The Shattered Sea Trilogy by Joe Abercrombie

In the Shattered Sea trilogy, each book has a different protagonist, but they all appear in various capacities in all three books. The books in the series are:

Half of a King

Half the World 

Half a War

The protagonist in Half a King is Yarvi, the youngest son of the king and queen. He was born with a deformed hand, so, of course, he is seen as weak and not fit for the throne. After some tragic events he goes on a quest to find himself and to seek some revenge. We see him come to the beginning of his power by the end of the book, which leads us into the second book, Half the World.

In Half the World the protagonist is Thorn, the daughter of a warrior who gets herself into a fine mess, and goes on a sea voyage to the southern empire, where she helps her country secure help from a powerful empire. Yarvi makes some appearances here, and you get to see how far he has come since the last book.

Finally, we come to Half a War, where we have yet another protagonist, Skara. Skara is the princess without a kingdom, and she must make alliances to try to rebuild her kingdom, while also taking part in the war against the big bad of the series. Yarvi and Thorn are also in this book.

I have not read Joe Abercrombie’s other works, and I know that this one is definitely more YA than his First Law trilogy. I won’t say that I was disappointed- I liked the first book well enough. The pacing was good, and it was a nice page turning adventure. There’s not a lot of detail to the world, but there’s just enough to keep things interesting, and to provide the proper context for the action. If the rest of the series had kept Yarvi front and center, I would have liked it more. He was an interesting character with motivations that went beyond the “I must prove them wrong about my disability!”. He knew his limitations (personal and societal) so he went itnthe direction that he needed to go, and found a new, better path to power.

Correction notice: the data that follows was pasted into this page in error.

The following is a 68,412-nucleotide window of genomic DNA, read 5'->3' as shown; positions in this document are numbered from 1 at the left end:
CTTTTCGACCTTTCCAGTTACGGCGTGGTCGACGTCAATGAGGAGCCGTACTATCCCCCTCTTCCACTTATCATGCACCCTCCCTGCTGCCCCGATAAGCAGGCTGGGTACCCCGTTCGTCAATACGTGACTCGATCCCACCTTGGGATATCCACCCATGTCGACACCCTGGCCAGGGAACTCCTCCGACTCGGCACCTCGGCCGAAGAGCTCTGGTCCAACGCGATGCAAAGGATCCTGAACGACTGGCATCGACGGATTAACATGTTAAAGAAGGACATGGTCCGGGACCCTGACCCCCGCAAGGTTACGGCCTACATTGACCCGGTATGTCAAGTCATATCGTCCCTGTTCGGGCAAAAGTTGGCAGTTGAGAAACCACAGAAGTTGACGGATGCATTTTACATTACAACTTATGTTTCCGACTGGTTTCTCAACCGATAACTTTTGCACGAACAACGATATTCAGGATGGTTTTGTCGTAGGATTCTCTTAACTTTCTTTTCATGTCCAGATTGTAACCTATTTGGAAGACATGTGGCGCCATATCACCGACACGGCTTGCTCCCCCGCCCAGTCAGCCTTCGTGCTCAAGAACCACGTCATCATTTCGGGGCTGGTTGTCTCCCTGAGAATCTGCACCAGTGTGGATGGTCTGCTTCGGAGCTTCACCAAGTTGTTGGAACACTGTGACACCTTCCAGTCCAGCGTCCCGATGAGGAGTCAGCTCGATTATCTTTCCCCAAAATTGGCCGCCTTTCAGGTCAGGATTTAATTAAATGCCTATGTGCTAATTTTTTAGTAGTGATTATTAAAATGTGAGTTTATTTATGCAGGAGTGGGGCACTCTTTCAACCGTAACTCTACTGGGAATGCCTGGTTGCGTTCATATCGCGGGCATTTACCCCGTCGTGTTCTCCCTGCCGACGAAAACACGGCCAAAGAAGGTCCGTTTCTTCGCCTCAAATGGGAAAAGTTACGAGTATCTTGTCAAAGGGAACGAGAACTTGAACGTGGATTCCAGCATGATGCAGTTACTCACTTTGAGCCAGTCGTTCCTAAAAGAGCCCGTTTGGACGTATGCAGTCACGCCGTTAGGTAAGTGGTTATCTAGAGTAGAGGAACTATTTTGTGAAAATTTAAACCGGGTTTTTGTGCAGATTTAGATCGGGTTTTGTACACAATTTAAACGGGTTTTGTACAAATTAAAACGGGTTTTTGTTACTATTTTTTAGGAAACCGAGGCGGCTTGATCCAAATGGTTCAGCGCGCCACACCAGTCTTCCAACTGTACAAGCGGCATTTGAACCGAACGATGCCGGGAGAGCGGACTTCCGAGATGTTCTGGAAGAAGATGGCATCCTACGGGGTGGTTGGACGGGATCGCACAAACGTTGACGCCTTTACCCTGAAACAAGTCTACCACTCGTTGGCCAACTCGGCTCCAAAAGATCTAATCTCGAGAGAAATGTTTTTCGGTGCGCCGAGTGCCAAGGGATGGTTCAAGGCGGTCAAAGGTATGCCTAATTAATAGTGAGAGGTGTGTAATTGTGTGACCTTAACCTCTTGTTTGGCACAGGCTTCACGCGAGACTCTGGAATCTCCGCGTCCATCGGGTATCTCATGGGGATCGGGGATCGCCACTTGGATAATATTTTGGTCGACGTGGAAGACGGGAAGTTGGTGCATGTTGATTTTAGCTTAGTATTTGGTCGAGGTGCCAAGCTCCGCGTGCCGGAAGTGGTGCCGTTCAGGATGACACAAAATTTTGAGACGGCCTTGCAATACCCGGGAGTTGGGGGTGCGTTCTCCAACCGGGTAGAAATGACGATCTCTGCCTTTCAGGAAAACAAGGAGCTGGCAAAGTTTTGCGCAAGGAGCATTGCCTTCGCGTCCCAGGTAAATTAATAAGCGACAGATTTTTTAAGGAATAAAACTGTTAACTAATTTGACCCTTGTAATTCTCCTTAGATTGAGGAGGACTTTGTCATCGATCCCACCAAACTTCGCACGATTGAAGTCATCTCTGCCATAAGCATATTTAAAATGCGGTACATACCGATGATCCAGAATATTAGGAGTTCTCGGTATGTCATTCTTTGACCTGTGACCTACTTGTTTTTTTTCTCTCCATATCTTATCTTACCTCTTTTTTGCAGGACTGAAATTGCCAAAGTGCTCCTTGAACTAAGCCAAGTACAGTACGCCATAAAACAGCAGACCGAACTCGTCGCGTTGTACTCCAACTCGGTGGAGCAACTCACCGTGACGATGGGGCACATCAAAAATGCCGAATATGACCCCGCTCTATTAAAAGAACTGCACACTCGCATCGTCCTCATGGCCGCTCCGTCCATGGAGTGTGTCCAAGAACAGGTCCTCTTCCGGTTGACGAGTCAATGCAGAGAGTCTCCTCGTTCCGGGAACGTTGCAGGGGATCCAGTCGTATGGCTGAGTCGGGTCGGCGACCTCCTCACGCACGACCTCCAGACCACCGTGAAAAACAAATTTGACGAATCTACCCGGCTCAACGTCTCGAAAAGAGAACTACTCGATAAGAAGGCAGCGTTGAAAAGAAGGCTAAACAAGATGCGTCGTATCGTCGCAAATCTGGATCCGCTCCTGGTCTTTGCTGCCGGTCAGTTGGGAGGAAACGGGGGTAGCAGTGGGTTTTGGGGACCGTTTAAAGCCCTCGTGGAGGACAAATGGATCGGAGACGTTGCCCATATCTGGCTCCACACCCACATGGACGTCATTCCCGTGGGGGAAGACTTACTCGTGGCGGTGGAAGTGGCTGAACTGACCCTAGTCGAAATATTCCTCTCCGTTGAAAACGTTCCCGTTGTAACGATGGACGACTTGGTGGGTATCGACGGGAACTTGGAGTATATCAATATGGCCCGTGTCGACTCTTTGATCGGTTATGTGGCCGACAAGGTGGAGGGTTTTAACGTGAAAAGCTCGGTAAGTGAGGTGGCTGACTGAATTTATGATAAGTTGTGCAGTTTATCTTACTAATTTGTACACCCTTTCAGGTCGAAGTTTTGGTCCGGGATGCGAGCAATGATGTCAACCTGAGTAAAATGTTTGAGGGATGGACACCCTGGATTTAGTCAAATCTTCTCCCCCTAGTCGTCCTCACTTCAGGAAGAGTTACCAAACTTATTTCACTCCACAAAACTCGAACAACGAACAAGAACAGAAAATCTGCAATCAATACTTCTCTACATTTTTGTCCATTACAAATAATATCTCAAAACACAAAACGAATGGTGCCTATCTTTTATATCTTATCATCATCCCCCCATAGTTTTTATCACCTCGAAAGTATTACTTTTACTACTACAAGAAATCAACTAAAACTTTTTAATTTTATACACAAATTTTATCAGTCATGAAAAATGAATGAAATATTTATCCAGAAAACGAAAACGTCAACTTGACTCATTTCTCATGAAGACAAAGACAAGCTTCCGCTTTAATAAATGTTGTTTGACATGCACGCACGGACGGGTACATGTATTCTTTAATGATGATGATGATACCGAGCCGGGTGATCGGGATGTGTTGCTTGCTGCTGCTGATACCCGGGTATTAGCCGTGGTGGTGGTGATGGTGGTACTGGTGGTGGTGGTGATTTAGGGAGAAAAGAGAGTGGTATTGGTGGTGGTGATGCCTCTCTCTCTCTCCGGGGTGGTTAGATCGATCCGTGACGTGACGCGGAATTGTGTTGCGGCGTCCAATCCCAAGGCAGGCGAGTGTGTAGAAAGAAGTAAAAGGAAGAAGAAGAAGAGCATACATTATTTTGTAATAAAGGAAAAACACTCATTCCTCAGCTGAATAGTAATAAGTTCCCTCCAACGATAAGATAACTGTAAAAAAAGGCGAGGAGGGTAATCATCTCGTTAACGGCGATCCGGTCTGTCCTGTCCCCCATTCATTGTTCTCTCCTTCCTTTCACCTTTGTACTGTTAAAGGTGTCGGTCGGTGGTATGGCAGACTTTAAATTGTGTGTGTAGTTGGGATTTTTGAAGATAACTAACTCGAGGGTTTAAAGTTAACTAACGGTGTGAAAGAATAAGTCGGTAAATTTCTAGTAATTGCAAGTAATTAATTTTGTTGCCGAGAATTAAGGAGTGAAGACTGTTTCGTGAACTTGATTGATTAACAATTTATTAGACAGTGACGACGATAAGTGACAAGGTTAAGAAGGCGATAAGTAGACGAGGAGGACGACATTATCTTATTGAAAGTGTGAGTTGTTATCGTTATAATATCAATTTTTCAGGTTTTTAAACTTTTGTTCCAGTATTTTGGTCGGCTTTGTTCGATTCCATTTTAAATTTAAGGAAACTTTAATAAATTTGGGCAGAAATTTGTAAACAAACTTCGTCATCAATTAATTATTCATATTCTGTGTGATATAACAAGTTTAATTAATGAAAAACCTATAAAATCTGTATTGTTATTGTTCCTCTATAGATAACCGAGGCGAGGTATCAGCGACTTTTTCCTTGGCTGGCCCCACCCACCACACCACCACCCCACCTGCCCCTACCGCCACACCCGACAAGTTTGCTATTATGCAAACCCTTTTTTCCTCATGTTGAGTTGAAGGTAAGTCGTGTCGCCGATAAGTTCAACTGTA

When we get to the second book, that’s when I had trouble. There was a big gap between my readings of the first and second books, so my memory was a little fuzzy, but the second book didn’t seem to move anything along as far as the plot goes. It was very much focused on developing the characters which is fine, but I found myself a bit lost. More than likely because I had forgotten a few things from the first book, but I didn’t have a firm grip on the plot. Lots of new characters, and mostly new places, were introduced, and I had trouble following who was who, and what country was on what side, and what the whole reason was for this mess in the first place. Even at the end, I still wasn’t absolutely sure what was going on. There was a long journey to the south to get an alliance but I couldn’t tell exactly what the good guys got out of it. And there was a very YA romance thrown in there too.

Then, there is Half a War. This started out much better, and I felt that we were finally getting back to the plot. Still more countries and places are introduced, and I found that I needed to just not get too bogged down in trying to figure out where everyone was and who was who. I had to just roll with it, so I did. The protagonist, Skara, was likable, although the princess who has to learn to be a queen of course is nothing new. There was a romance thrown in here too, but I liked that it didn’t end unrealistically, or with a convenient plot twist or reveal, like many others would have. There is a revelation that took me a bit by surprise, probably because I wasn’t able to remember any possible clues that came out in previous books, but I thought it was a nice twist. It kind of made the ending somewhat abrupt (and also made me wonder why they didn’t do what they did sooner), but it was ok. Not very much to go on with that, but, there it is.

Overall, I liked Half a King and Half a War, and could’ve done without Half the World.

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